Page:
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Smoothing engines with torque reserves

by Steven St. Laurent on

Normally, the term “torque reserve” brings up visions of the Dodge Demon’s 808-horsepower, drag-race-focused powertrain and its various tricks. But torque reserve can also be used to make ordinary cars, using two-stage valve lift (normal and high performance), smoother.

The reason for having a low-valve-lift mode is to increase efficiency, by reducing pumping losses.  The high-lift mode increases the valves’ ability to move a lot of air quickly, for higher performance.  The change in valve lift modes is fast, but EGR and throttle changes are not, resulting in some roughness, which this system is designed to overcome.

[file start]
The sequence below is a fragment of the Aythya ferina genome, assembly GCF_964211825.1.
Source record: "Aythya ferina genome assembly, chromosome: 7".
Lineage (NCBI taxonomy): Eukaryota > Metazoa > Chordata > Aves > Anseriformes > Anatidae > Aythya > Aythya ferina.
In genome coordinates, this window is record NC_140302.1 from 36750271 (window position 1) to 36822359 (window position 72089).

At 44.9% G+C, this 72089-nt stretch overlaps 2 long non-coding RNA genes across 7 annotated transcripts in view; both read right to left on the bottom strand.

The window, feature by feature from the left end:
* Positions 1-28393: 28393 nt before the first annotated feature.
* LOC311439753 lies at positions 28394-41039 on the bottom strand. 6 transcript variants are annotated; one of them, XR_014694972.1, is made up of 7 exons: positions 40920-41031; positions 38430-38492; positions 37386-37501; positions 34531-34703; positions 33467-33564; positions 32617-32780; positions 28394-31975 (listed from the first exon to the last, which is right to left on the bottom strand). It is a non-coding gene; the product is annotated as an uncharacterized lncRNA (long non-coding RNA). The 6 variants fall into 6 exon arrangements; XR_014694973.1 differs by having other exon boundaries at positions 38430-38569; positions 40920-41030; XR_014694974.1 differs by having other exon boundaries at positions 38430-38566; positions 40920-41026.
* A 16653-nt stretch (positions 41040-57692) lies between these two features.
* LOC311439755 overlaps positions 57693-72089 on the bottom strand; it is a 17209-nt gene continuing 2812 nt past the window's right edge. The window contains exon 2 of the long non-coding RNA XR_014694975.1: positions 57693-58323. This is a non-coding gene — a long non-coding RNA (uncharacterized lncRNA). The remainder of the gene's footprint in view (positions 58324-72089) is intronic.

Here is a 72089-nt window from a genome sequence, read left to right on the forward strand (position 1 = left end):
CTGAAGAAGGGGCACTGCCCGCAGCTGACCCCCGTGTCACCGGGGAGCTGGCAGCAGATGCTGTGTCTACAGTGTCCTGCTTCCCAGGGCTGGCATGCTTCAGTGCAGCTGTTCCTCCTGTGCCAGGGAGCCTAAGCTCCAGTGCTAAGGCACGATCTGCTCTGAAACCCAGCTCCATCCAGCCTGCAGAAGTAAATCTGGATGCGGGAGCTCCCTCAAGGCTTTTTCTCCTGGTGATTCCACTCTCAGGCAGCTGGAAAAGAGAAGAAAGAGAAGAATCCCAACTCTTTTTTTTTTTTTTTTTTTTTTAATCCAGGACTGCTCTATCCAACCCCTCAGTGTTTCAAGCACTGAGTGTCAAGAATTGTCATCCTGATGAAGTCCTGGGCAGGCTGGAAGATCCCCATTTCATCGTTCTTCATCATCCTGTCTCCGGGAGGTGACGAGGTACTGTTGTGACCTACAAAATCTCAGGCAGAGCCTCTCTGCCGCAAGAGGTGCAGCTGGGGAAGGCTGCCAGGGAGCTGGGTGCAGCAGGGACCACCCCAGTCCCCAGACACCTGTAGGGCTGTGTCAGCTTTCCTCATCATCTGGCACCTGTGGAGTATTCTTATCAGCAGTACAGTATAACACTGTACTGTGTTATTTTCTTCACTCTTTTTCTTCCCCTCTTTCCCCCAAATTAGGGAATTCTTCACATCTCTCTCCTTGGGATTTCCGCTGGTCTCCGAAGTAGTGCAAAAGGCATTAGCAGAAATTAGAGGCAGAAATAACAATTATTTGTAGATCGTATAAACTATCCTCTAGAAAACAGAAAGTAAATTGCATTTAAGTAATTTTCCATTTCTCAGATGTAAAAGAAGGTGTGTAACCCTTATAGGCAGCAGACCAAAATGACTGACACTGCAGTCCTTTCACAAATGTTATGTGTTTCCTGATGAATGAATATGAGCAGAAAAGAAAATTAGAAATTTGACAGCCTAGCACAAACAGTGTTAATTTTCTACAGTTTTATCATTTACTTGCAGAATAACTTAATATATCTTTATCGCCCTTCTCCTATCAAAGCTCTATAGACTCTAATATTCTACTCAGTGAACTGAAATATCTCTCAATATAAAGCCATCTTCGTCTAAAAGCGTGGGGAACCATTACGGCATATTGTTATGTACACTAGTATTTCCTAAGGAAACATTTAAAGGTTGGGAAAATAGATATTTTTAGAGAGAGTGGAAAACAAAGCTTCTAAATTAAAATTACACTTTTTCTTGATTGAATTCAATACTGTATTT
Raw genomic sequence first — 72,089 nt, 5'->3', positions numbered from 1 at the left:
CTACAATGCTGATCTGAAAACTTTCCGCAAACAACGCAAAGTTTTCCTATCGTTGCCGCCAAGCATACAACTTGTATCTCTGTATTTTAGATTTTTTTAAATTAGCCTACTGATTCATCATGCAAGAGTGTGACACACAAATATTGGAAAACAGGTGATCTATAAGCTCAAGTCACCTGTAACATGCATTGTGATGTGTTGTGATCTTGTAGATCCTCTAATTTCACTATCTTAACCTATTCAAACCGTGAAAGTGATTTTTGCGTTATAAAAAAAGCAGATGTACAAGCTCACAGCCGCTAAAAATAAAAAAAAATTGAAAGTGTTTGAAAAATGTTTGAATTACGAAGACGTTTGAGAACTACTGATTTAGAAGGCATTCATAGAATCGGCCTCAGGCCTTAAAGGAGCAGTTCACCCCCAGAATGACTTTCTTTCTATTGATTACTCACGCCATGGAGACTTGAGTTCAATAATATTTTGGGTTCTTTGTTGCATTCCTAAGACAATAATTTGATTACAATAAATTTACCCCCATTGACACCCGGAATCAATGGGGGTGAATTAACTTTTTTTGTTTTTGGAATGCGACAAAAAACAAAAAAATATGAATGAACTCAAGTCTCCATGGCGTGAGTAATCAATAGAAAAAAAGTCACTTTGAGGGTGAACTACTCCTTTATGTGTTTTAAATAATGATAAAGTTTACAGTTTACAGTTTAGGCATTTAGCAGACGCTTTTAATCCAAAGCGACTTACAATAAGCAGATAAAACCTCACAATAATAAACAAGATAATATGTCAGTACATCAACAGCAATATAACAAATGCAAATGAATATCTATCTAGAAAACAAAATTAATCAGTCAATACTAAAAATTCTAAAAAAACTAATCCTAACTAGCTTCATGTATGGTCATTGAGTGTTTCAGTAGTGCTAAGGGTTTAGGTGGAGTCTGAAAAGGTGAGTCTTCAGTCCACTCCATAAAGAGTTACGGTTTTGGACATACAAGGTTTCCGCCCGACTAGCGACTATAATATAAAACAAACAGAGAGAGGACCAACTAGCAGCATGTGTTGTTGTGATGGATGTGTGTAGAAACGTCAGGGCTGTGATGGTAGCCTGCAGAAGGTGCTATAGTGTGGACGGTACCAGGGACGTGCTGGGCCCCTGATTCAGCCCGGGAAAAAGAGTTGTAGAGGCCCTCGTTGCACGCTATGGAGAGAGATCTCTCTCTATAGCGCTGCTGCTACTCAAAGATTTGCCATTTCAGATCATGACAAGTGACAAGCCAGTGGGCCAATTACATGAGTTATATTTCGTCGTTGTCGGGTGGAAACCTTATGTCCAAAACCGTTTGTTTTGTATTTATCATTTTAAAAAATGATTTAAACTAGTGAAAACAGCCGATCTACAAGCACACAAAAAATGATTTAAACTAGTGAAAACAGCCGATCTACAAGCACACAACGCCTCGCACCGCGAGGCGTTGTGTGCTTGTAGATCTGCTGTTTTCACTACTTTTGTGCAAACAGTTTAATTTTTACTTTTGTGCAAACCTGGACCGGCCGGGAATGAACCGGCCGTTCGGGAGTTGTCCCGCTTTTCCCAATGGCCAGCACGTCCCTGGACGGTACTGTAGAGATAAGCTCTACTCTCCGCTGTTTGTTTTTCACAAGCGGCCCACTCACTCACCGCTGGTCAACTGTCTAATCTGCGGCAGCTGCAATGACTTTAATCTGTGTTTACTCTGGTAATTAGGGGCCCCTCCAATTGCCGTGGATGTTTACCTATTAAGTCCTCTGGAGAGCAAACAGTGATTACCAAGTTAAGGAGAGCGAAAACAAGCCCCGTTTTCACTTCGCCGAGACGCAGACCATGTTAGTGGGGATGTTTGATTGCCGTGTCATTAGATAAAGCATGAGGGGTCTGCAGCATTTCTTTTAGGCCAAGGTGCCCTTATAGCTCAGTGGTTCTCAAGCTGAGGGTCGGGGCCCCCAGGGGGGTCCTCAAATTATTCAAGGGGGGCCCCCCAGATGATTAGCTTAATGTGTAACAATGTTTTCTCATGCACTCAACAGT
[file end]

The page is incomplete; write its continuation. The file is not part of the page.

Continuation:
FCA US’ latest patent covers a system which monitors the valvetrain, EGR, and intake pressure. When it sees the valve system about to go from high to low lift, the system creates a torque reserve, then releases it during the transition to smooth out the change. The system can apparently be adapted for cam phasing, two-phase oil pumps, MultiAir systems, or other systems, and can include a second torque reserve for the next transition.

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